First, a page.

Plaintiff began working for the Defendant Broome County (the "County") as a janitor in the Building and Grounds Division of the County Department of Public Works. According to plaintiff, she is the only female in her department. Comp., at ¶ 8. During her employment with the County, she had received satisfactory performance and attendance evaluations. Comp., at ¶ 7. Beginning in approximately July 1988, plaintiff alleges that she was the subject of a "continuing pattern of complaints, misconduct charges and incidents of sexual harassment because of her sex." Comp., at ¶ 8. Specifically, in her Complaint, plaintiff alleges the following incidents of sexual discrimination: (1) in the early 1990s, plaintiff found a pornographic picture and a condom in her locker, and another pornographic picture was handed to her, Comp., at ¶ 9; (2) in March 1993, plaintiff's supervisor. Dorson Russell ("Russell"), used his key to open the door to a bathroom that plaintiff was using, Comp., at ¶ 10; (3) plaintiff's work performance was more closely scrutinized and criticized than male employees and her supervisor solicited negative feedback on her work performance, Comp., at ¶¶ 11-12; and (4) plaintiff was served with misconduct charges on April 3, 1992, February 17, 1993, April 16, 1993, February 14, 1995, February 2, 1996, April 4, 1996, July 9, 1996 and September 9, 1996, and no male employee has ever been the subject to as many misconduct charges, Comp., at ¶¶ 13-14. In her answers to interrogatories, plaintiff listed other instances of alleged sexual discrimination as follows: (1) an incident in 1988 or 1989 where Russell kissed her in an elevator; (2) in 1989 or 1990, plaintiff sat in a chair in the break room that fell over because it was missing a caster; (3) Jim Fox, a co-worker, pushed her chair next to Russell: (4) plaintiffs co-workers routinely told dirty jokes in her presence; (5) Russell threw torn up pieces of paper on the ground and made plaintiff clean them up; (6) plaintiff was exposed to poison ivy and defendants failed to remedy it; (7) in 1993, co-worker Tom Quanta ("Quanta")*fn1 exposed his buttocks to plaintiff; (8) in the early 1990s, Quanta gave plaintiff a picture of a man dressed only in a pair of briefs "with a large bulge in the front of the briefs where the man's penis was located;" (9) from 1996-1998 Quanta made sexually suggestive comments to plaintiff; (10) Quanta cornered plaintiff in the corner with a cart; (11) Quanta placed a "Men Only" sign on the shop door; (12) Quanta tailgated plaintiff in his car: (13) Quanta stuffed a rag in plaintiff's mouth; (14) the County transferred Quanta to the same facility in which plaintiff was working; (15) co-worker Ken Sprague was advised by Leroy Dakin ("Dakin") not to talk to plaintiff or "he would go down the drain like her;" (16) plaintiff was repeatedly accused of misconduct and wrongdoing; and (17) Defendant Patrick Brennan ("Brennan") deducted three vacation days from plaintiff on the ground that previously authorized bereavement leave was improperly given. See Plaintiff's Response to Interrogs., at pp. 2-7.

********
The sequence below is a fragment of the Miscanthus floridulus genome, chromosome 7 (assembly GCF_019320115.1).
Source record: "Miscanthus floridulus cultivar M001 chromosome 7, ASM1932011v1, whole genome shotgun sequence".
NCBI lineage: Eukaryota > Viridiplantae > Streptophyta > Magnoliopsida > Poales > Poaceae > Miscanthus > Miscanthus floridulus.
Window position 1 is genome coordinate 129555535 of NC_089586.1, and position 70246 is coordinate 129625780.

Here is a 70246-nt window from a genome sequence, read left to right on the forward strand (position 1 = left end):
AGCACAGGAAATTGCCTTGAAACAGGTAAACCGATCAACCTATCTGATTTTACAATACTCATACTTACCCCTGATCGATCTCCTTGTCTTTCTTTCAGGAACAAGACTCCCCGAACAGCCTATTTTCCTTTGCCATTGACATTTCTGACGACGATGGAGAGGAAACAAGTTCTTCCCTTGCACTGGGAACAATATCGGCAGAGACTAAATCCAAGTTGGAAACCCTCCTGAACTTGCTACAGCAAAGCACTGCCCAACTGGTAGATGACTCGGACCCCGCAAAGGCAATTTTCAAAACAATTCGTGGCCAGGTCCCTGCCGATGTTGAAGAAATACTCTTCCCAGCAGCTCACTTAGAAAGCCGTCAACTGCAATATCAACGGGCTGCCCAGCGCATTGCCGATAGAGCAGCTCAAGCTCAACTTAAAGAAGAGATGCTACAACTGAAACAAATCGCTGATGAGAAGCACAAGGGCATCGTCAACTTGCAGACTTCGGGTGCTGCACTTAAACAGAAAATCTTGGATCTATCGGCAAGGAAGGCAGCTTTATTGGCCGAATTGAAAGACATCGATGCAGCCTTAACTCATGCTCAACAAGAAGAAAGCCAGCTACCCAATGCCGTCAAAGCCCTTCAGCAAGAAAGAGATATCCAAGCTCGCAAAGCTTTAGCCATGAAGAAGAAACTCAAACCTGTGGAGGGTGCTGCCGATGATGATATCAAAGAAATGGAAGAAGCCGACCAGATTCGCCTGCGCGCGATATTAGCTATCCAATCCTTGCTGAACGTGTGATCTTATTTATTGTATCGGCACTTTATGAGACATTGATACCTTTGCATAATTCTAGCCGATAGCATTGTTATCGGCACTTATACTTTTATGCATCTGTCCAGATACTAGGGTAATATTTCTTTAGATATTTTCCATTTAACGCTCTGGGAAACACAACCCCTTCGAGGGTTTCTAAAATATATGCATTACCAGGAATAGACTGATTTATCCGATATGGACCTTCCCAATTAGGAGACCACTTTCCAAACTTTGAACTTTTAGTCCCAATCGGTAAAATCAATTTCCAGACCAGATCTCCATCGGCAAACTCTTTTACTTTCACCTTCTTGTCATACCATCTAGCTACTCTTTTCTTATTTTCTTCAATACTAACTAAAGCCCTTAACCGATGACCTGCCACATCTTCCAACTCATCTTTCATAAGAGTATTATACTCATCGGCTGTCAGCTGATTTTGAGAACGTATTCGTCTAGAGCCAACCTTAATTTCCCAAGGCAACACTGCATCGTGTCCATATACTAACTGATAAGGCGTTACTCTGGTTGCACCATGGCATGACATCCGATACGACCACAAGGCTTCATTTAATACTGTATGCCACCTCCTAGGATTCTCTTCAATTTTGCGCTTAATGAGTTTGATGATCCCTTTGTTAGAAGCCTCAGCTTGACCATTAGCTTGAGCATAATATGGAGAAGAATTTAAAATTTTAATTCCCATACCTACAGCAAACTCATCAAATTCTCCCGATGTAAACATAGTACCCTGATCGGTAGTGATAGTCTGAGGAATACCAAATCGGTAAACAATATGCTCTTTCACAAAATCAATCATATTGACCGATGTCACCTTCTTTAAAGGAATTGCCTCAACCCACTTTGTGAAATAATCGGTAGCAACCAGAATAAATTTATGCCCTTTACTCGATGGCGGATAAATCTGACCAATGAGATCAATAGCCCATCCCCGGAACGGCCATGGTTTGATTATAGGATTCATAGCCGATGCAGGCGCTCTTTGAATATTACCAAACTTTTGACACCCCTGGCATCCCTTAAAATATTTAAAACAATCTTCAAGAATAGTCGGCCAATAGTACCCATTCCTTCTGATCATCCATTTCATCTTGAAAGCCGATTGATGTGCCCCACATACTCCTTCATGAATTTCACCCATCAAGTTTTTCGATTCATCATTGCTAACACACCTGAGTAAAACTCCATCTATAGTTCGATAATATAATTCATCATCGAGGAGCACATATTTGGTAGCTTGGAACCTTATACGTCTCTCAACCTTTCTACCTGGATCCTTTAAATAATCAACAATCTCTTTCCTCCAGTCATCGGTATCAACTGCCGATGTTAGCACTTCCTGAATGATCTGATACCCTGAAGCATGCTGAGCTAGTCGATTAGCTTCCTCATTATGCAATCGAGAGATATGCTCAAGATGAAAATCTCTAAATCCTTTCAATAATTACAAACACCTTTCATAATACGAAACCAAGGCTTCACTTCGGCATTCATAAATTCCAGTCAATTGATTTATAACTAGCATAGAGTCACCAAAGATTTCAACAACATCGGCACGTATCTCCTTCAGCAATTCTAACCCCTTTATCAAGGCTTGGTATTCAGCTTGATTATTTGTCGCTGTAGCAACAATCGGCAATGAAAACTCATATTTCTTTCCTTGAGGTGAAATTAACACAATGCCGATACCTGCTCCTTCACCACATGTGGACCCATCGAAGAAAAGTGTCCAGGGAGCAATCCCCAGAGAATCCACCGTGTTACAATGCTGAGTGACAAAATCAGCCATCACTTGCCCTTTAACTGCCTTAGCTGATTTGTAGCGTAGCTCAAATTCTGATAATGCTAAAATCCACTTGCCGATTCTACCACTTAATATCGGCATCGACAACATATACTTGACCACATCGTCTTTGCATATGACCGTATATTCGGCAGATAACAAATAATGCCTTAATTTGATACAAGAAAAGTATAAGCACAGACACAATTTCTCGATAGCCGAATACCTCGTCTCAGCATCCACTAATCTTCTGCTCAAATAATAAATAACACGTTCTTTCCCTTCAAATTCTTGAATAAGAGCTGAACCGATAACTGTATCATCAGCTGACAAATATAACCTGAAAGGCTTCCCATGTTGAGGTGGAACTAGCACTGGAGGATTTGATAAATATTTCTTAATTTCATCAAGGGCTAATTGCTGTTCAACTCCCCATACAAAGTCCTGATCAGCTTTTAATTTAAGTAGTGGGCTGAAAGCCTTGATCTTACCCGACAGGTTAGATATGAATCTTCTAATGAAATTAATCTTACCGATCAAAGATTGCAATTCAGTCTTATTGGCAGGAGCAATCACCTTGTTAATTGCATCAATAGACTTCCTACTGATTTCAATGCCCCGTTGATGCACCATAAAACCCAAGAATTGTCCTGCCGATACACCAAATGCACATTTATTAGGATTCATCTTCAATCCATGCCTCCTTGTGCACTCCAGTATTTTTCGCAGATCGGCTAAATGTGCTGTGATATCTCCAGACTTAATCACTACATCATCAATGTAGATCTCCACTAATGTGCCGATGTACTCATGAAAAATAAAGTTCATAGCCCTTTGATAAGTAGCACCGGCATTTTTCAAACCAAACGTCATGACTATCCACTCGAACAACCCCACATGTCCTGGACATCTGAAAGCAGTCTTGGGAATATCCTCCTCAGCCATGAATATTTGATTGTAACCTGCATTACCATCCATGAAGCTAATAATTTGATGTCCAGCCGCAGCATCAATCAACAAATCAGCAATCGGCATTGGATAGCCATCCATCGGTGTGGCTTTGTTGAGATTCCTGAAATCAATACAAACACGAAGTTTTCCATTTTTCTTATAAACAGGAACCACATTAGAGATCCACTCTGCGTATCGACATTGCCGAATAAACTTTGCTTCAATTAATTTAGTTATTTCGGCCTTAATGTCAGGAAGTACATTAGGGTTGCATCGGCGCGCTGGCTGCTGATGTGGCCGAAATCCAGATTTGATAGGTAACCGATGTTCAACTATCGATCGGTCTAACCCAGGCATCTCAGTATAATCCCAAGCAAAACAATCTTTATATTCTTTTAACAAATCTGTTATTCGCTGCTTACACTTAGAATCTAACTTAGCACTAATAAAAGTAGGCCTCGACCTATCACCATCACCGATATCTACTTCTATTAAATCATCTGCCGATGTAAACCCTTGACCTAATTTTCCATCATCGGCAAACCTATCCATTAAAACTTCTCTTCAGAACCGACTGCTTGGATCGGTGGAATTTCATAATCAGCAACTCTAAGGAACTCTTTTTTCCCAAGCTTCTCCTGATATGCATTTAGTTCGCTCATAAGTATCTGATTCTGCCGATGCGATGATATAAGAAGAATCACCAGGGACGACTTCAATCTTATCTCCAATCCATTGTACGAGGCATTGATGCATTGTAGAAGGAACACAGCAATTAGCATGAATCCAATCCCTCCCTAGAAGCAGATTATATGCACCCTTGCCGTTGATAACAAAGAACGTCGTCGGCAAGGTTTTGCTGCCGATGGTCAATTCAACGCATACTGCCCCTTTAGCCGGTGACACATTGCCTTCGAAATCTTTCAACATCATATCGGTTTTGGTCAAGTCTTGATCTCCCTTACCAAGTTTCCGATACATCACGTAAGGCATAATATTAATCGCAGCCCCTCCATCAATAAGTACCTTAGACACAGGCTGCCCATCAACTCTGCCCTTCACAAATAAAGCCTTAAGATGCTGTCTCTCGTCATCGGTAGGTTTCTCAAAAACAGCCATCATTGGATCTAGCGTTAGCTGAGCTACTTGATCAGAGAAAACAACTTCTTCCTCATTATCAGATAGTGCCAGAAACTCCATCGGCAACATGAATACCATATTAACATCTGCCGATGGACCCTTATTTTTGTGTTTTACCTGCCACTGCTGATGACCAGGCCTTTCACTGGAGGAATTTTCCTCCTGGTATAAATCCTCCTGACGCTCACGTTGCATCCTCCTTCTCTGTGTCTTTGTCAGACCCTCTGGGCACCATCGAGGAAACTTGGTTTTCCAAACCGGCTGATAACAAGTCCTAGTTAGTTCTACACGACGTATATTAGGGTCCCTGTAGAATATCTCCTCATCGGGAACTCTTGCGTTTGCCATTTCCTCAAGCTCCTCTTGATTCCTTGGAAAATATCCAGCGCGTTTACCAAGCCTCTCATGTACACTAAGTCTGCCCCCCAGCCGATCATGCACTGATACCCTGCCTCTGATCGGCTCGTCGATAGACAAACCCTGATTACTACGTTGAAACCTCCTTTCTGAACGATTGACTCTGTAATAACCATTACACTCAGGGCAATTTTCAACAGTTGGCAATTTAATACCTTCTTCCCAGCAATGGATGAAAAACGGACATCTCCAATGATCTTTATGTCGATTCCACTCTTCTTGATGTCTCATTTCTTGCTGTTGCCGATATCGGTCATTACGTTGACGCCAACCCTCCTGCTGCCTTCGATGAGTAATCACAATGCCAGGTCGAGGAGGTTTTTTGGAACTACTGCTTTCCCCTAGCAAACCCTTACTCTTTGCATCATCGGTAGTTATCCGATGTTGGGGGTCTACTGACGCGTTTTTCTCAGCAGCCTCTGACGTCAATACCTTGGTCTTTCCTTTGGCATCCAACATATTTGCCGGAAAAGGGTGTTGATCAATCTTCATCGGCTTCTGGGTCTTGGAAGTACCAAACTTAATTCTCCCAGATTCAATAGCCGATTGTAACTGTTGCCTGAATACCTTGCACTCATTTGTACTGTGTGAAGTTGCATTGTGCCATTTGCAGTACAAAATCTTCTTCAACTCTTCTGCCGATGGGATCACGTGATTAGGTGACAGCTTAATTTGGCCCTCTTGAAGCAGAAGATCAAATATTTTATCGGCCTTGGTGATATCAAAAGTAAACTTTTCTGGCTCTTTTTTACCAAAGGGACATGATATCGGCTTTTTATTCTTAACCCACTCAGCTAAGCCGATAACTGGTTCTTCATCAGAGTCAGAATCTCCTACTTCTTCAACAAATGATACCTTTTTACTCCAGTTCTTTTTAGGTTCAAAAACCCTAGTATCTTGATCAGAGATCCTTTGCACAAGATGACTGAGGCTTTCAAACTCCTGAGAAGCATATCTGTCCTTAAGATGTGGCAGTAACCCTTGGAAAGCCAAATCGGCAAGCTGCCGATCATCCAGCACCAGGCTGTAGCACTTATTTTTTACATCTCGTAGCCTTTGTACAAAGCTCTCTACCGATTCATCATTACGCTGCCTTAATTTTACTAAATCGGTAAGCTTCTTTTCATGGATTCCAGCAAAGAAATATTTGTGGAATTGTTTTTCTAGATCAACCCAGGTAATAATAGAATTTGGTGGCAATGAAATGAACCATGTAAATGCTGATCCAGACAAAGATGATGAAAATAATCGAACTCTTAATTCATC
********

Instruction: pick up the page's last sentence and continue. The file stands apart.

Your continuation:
On September 11, 1992, plaintiff filed a charge of discrimination with the State Division of Human Rights ("DHR") alleging that she had been "subjected to incidents of sexual harassment as the only female employee in my area." The charge specifically stated that: